"No," Emily said, horrified, "we weren't possessed...we weren't...aren't!"

"Of course not!" Sam blurted but his eyes held a look of terror.

At that moment, the tapping began, the skeletons began to move in a mockery of lovemaking. One uneven leg of the sofa lifted and tapped against the floor, first slowly, and then more vigorously. At the same time, two voices erupted, clear and alive. "Forever together, just you two."

The voices came from behind. Emily and Sam spun about. A wash of white light came toward them out of the portrait, filling them, burning them. They were lifted and deposited on the couch, reenacting the sexual act that had taken place so long ago.

Screams echoed through the townhouse. Then silence.

Charles answered the door of Mrs. Wallingford's home. Noting the two arrivals, she grinned and held out her hands. "Ashton, Elizabeth, it is so good to finally have you back. You were wise to remain at the ages you did. I wish we had taken the serum much sooner."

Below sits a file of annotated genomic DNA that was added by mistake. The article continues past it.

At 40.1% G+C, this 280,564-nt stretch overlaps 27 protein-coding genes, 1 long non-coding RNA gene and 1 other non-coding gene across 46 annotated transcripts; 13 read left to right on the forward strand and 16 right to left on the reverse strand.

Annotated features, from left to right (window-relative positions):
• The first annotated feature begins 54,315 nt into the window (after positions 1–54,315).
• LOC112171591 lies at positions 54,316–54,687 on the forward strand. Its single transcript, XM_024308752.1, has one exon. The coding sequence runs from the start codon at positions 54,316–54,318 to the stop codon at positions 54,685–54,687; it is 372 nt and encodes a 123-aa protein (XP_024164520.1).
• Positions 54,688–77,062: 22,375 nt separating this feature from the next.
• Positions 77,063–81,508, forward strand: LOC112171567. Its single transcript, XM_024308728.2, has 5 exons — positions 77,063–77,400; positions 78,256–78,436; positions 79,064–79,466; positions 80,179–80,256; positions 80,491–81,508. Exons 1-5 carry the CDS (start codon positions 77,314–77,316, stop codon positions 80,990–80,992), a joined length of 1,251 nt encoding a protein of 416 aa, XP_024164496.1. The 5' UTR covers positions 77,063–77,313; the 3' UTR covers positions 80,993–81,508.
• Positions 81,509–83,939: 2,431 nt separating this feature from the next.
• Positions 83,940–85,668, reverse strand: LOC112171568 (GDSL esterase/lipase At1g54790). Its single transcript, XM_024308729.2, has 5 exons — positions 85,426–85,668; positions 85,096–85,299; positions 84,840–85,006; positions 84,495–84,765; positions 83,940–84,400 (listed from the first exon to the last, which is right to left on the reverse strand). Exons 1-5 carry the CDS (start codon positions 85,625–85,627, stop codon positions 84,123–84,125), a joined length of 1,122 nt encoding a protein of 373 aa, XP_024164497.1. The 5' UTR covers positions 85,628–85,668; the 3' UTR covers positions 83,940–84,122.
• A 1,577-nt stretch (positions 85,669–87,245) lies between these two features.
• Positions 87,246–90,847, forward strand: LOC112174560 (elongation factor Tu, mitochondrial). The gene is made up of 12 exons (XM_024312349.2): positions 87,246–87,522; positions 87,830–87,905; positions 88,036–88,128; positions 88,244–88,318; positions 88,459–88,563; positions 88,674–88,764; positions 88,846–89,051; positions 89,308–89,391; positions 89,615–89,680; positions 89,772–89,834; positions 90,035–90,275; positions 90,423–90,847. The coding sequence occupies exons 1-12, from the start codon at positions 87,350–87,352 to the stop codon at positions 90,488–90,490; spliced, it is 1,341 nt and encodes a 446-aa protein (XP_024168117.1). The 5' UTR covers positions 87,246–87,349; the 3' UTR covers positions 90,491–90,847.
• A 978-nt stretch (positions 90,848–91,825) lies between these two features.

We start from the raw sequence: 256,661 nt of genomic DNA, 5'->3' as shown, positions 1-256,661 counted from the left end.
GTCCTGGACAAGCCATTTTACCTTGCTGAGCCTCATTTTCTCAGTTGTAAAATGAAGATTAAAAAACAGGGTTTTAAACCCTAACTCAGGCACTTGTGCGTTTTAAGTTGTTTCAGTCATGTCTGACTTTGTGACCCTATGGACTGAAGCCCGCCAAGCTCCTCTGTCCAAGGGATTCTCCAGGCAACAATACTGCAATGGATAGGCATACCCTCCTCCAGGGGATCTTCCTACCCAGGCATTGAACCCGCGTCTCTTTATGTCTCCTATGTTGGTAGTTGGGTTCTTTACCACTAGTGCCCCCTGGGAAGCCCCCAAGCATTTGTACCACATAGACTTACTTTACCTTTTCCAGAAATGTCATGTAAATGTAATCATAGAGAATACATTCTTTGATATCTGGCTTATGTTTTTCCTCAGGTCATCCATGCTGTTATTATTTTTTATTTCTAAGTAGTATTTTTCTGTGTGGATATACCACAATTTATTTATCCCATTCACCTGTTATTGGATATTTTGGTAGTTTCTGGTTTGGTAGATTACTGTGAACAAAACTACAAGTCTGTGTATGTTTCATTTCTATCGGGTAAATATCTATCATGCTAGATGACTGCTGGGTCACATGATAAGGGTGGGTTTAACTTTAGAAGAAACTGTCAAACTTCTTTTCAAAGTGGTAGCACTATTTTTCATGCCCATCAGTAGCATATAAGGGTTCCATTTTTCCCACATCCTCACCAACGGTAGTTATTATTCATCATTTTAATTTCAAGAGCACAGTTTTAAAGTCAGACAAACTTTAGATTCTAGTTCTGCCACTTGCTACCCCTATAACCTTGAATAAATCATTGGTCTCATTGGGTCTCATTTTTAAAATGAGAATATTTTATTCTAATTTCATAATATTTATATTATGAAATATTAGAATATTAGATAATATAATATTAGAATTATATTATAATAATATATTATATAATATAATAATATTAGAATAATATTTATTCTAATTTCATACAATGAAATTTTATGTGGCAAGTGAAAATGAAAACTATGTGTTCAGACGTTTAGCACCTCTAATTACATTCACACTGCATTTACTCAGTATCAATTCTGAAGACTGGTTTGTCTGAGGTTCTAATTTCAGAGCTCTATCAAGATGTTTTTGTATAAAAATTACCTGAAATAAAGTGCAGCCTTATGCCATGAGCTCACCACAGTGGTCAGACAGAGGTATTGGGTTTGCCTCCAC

"You took it at just the right age for you, m'dear."

The couple moved into the parlor. Other couples greeted them, men slapping Ashton on the back, women giving double-cheek kisses. They were all of varying ages, but had all been young at the same time, in the same era, and had belonged to the same cult who found a way to cheat death.

"It has been too long," Elizabeth said, in Emily's voice.

Ashton squeezed his wife's hand, his blue Sam eyes crinkled with happiness and very potent desire every time he looked at his wife. "We will only stay a bit, after all, we have much to do."

Six months later, in a home on the same block, another couple carried the last of the unpacked boxes up to the attic of their historical townhouse. The slight woman tilted her head and looked at her husband. "What's that tapping?"